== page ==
The micro I will be using is an Atmel Attiny2313.
Step 1: Parts and Tools
Attiny2313 (got 5 free samples from Atmel)
20 pin socket
Resistors (any size will work, depending on your setup. I will explain later)
5v regulator (any will work, I'm using an LM340)
Transistors or Mosfets (easiest to find and cheapest ones are usually 2n3904's. Just make sure it's an NPN transistor, or an N-Channel Mosfet)
2 small Capacitors (look up data sheet for regulator, .1uf and .22uf with LM340)
Lots of LED's
Some protoboard or a breadboard
Any programmer for the AVR
Step 2: Schematic and How It Works
The first schematic shows how I hooked up rows of led's to output pins. The output pin of the AVR goes to the base of a transistor, which is wired to work as a switch. When the output is low, or 0v, the transistor is off, and the current can't flow through the load to ground. When the output is high, or 5v, the transistor is on and current can flow through the load to ground. This is called low side switching, and can be used for led's, dc motors, stepper motors, and many other things that require more voltage or current than the micro can output.
The load for this project will be some led's.
The led's can be wired any way that you want, but the power supply you are using will determine how you can hook them up.
For me, I found a laptop charger which can output 16v at 7.5 amps max.
Now the most efficient way to hook up the leds was in a series parallel array as shown in the third picture.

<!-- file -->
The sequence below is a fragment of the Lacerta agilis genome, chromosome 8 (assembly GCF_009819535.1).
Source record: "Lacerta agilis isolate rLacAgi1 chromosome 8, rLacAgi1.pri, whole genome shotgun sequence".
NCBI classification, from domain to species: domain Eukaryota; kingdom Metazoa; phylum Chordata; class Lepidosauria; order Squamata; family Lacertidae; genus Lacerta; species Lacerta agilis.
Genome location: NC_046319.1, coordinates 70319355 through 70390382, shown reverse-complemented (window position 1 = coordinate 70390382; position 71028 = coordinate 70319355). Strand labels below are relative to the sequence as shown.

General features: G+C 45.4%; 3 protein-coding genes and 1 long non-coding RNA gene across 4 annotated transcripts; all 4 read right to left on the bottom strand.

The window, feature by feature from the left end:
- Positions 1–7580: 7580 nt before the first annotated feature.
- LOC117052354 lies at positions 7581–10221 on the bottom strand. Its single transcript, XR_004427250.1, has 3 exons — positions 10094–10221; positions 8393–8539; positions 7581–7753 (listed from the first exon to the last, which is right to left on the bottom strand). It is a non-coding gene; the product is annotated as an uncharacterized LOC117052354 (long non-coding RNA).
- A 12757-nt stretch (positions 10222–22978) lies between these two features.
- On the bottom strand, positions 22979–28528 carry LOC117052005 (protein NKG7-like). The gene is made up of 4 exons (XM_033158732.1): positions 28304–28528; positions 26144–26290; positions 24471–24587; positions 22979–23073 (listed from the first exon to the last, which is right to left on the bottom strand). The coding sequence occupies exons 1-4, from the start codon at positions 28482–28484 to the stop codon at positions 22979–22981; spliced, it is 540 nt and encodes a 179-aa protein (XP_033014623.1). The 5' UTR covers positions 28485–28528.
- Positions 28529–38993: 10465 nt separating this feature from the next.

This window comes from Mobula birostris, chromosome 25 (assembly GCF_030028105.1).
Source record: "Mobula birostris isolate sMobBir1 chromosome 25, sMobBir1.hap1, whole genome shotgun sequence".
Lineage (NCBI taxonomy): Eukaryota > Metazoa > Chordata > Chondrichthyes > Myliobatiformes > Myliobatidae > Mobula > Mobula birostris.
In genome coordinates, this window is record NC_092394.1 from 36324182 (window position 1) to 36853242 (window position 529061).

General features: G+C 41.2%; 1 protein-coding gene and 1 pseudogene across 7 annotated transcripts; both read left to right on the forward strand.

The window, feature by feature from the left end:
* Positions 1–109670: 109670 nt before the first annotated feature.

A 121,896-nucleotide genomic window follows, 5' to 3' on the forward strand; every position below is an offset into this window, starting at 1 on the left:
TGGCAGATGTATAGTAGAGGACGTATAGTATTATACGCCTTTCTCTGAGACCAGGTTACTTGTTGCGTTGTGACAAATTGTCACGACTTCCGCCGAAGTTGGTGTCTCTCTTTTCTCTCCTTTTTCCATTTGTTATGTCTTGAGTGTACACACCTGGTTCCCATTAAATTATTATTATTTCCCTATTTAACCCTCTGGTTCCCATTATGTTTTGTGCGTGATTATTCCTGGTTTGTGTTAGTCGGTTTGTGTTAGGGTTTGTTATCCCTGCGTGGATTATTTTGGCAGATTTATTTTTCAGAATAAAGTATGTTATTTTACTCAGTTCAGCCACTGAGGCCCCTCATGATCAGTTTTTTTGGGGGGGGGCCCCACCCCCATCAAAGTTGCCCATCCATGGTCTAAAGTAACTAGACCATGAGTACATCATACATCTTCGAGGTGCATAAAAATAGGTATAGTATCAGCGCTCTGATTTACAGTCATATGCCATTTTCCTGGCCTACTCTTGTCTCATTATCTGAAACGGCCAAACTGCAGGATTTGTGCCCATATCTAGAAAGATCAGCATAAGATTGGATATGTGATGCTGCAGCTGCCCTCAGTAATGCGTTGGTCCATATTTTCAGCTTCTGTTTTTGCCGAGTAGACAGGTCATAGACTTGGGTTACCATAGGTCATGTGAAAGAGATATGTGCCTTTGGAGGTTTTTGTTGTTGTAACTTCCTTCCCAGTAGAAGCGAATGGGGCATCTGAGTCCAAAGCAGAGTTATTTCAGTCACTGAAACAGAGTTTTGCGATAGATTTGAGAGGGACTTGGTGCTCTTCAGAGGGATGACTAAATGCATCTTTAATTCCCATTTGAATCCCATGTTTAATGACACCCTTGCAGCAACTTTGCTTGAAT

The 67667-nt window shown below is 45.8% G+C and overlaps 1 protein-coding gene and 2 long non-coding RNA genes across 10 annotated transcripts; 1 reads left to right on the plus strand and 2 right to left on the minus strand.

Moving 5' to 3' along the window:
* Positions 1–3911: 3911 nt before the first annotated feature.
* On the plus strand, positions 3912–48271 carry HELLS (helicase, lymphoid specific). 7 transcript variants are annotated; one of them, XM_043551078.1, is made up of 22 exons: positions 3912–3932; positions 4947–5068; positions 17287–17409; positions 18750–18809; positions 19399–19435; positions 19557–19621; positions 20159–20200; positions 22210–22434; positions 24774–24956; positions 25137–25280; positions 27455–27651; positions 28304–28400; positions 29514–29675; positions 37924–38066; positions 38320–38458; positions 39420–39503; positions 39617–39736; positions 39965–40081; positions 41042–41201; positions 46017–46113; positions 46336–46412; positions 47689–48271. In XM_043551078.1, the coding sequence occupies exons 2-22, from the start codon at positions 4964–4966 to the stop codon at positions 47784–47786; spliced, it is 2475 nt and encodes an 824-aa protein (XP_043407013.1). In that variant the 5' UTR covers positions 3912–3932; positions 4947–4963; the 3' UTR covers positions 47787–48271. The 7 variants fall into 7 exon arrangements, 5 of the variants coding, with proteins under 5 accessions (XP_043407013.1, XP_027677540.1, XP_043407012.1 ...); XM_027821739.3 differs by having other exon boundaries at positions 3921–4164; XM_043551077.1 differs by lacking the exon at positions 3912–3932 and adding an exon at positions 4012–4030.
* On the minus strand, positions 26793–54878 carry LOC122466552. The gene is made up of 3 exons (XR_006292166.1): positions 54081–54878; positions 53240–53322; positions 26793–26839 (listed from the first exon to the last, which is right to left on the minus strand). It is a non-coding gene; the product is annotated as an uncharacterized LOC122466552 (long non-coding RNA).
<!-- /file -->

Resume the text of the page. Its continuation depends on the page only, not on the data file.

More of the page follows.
To determine the resistor size, first find out how much voltage is dropped per led. For blue and green led's that I used, the voltage drop is around 3 to 3.3 volts. Red and yellow led's are around 2.2 volts.
Now add up all of the voltage drops in series (3*5=15v)
Now subtract that from your source voltage (16-15=1v)
Now you know how much voltage is dropped by your resistor (1v)
Now use ohm's law to solve for R: V=IR (1v=.015R)
*I used 15ma for my led's, this is typical for 5mm led's
So now each strand is using 15ma from your supply.
Each strand can be its own load, or you can attach as many together as you want, as long as the total current for that load does not exceed the limit for the transistor. (2n3904 can handle 100ma)
*The transistor can be replaced with an N-Channel Mosfet
Step 3: Build It
Now you can start breadboarding your circuit.
After I did a few tests on the breadboard, I soldered everything onto a protoboard.
If you wanted to get real fancy, you could layout your own board and etch it using one of the processes explained on this site.
Step 4: Program the AVR
Now it is time to program your AVR. If you don't know how to do this, check out this instructable: https://www.instructables.com/id/Ghetto-Programming%3a-Getting-started-with-AVR-micro/
Here is the program I made:
It just goes through a loop of sequences forever.
Once the AVR is programmed, you can stick it in the socket you soldered onto your board, or if you dont have a socket, check the program on a breadboard, and if it is correct, then you can solder the chip into your board.